Lovejoy, Esther Pohl

Lovejoy, Esther Pohl (b. Clayson)

(1869–1967) physician, health administrator; born near Seabeck, Washington Territory. Raised on the frontier and with little formal education, she was determined to be a doctor and got herself admitted to the medical school of the University of Oregon, becoming its second woman graduate (1894). After practicing obstetrics in Portland, she and her husband, Emil Pohl, also a doctor, went to Alaska to practice. She returned to Portland in 1899, and while continuing her practice, she also became interested in the women's suffrage movement. From 1905–09, the last two years as director, she was on the Portland Board of Health, and she set sanitation standards that gained her and Portland a national reputation. She continued her private practice and from 1917–18, as a member of the American Women's Medical Association, she worked for the American Red Cross in France. She helped set up the American Women's Hospital and returned to France in 1919 to set up the first of their clinics. Back in Portland she continued her crusade for women's right to vote, ran unsuccessfully for Congress (1920), worked for the medical relief of people throughout the world, and promoted the role of women in medicine. She endowed the Pohl scholarships at the University of Oregon (1936) and wrote several books.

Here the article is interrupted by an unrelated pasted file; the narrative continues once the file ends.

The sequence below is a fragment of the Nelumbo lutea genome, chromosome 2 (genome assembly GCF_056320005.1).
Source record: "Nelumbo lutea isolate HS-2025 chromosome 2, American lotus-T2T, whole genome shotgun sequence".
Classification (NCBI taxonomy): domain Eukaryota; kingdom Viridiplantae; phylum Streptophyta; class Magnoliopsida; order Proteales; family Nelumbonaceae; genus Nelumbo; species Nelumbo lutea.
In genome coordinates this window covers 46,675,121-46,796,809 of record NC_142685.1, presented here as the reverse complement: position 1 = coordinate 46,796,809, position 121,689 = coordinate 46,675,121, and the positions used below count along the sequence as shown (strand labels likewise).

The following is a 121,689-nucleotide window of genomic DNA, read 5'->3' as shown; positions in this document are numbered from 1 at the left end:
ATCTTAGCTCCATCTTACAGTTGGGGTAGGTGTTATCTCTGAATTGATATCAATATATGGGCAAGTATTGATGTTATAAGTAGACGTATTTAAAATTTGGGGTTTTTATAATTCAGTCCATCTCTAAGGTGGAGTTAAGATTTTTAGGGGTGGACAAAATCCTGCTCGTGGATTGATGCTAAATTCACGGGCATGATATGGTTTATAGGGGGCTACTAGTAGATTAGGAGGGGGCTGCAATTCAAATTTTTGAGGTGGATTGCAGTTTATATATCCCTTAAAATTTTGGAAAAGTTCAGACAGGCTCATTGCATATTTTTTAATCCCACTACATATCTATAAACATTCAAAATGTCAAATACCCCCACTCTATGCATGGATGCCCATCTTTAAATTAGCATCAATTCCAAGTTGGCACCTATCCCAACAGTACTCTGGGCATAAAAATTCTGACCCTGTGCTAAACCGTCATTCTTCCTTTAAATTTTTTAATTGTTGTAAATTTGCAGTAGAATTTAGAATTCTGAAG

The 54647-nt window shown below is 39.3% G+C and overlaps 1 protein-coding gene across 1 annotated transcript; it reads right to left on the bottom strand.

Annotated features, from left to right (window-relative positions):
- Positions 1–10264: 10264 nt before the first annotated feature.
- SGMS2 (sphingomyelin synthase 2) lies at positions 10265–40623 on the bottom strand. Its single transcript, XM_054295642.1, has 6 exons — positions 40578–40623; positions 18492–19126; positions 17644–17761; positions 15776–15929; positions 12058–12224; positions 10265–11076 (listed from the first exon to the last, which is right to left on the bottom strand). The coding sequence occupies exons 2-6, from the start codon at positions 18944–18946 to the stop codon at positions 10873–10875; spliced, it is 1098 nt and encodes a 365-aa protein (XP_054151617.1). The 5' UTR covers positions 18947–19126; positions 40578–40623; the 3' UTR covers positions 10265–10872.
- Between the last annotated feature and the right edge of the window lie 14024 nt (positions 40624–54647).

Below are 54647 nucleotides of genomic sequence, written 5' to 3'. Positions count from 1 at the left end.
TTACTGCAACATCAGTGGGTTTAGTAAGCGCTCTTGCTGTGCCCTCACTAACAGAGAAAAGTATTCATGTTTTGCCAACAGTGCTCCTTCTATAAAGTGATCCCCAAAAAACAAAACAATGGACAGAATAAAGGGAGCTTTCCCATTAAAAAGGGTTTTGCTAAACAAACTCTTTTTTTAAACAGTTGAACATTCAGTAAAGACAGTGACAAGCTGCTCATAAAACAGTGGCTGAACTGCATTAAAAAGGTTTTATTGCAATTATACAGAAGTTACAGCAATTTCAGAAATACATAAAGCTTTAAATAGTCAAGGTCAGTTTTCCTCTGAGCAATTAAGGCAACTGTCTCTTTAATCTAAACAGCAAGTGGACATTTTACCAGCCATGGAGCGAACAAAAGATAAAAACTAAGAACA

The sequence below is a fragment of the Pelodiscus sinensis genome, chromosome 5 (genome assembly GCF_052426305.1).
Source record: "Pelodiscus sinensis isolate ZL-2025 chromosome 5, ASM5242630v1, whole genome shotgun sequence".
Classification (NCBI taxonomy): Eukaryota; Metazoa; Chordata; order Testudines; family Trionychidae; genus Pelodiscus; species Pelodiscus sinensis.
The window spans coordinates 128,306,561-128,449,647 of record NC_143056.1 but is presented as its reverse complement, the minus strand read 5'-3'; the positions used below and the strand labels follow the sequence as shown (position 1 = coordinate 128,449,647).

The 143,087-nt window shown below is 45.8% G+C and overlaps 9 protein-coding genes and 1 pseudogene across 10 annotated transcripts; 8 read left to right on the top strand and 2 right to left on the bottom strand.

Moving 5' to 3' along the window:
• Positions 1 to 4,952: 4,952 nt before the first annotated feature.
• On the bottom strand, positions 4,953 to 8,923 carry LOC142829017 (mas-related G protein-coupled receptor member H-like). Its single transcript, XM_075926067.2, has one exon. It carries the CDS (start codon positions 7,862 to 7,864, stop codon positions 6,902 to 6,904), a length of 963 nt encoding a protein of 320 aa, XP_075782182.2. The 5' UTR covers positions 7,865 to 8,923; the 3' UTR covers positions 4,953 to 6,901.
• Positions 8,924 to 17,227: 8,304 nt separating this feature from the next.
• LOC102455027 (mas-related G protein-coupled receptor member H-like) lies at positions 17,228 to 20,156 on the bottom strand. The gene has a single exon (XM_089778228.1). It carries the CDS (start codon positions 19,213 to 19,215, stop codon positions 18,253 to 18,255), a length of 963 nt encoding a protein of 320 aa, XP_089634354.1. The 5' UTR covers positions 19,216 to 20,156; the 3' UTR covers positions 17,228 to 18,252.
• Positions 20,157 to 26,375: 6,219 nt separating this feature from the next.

The Cambridge Dictionary of American Biography, by John S. Bowman. Copyright © Cambridge University Press 1995. Reproduced with permission.